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Tuesday, April 20, 2010

Preparing Emergency Water Supplies

“Some people think of the glass as half full. ...Image via Wikipedia
There are three things a body needs to stay alive:

Air: A person can go without air for only a few minutes.

Water: A person can survive without water for up to three days.

Food: A person can go without food for up to three weeks.

Let us firstly assume that the air is not contaminated and that you can breath safely.  This leaves us with water and food. Water is considerably more important than food for our ability to survive a reasonable length of time.

This means that having a supply of safe water is essential to surviving a sustained crisis situation.

When it comes to water storage, you have basically two options: 1) buy bottles of water to store or 2) store tap water.  The first option is the most convenient. But, if you are to store enough water to ensure your entire families survival over a sustained period, then this will be expensive. If it's stored properly, tap water is every bit as good as bottled water and, of course, it costs a lot less.

Storing your emergency tap water supplies

Choosing the proper containers to store your water is essential. These are the main options available to you:

Buy plastic containers which can be found in most stores.  Be very careful to make sure that they are appropriate for water storage: if not, there is the risk that chemicals will penetrate the container and contaminate the water.

Disposable plastic soft drink bottles

Start collecting your soda and water bottles and build up your supply. Glass bottles are also safe, but are more difficult to store and too easily broken.

Use camping thermos jugs

Prepare the container for use by carefully wash the container and let it completely dry before filling it. Add some chlorine bleach, or hydrogen peroxide (about ten drops per gallon of water). This will kill most microorganisms, without having too much impact on the taste. Fill the container completely to the top, to force out all air.  Store the water off the floor, in a place where it can't freeze (frozen water will expand and break the container), away from direct sunlight, and away from chemicals.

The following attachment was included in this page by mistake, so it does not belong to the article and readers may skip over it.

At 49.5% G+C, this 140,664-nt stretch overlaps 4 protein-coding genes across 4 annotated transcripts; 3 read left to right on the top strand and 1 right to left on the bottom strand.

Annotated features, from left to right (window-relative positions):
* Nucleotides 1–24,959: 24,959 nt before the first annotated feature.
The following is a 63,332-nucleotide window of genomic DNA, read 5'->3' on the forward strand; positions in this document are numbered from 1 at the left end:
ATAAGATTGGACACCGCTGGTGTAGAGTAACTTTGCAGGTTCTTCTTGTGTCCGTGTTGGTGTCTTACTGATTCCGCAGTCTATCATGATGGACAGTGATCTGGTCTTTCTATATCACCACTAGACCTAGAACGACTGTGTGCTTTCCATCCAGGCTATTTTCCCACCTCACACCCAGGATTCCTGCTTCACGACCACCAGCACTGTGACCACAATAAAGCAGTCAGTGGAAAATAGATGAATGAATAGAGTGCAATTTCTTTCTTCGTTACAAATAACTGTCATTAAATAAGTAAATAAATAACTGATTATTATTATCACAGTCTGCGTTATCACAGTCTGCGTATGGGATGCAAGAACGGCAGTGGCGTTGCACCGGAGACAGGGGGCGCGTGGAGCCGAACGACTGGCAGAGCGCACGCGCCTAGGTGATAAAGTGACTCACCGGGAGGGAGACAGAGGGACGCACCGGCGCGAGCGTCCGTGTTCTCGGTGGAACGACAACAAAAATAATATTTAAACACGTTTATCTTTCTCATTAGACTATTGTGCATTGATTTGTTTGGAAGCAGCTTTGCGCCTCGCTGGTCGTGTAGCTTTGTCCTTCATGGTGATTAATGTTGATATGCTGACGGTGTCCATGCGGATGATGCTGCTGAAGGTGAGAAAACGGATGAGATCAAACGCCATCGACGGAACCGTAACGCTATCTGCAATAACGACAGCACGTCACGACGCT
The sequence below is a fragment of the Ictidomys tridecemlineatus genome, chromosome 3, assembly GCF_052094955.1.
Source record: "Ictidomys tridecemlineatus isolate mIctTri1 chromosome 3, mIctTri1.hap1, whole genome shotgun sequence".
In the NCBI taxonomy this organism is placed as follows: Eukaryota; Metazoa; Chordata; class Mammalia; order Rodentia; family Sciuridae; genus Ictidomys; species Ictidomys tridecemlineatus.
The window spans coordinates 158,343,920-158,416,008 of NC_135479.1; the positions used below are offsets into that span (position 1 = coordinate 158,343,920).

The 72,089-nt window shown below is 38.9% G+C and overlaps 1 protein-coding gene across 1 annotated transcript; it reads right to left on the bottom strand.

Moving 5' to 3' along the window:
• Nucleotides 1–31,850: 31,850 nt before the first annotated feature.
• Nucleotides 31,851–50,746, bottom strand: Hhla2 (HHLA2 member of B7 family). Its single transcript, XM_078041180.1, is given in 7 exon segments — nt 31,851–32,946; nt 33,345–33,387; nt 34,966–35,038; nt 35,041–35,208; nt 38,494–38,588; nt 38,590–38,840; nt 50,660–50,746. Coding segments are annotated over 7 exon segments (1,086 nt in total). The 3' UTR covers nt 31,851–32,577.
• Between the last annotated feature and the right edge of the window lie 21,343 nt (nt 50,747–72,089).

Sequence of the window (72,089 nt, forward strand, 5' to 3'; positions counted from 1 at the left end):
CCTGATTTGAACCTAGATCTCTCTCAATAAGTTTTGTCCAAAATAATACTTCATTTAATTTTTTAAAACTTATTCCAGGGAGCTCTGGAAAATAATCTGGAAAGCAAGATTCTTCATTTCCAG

Purifying your emergency water supplies

No matter how much water you store, in a sustained crisis, you risk running out. For this reason, it's important that you have the means to purify more water.  There are some water-purification chemicals available and even simply boiling it can be effective. However, the easiest and most reliable way to make water safe to drink is by using a water filter.

About water filters

The most common filters are ceramic filters impregnated with tiny quantities of silver that kill off harmful bacteria.  Some ceramic filters are operated by hand-pumping action. A hose is placed into the unfiltered water, and the purified water exits via a spout into an appropriate container. 

Others rely on gravity. Two thermos jugs sit on top of each other. The dirty water is poured in the top one and the filtered water drips into the bottom one.  Some filters are a combination of a ceramic filter with a carbon filter that removes dangerous chemicals.

On my other blog, Prepare to Survive in California I wrote a pretty big article about Zero water filters which I purchased at Home Depot:  Testing the to speak.
Always have a back up plan and practice your plan when ever you can.
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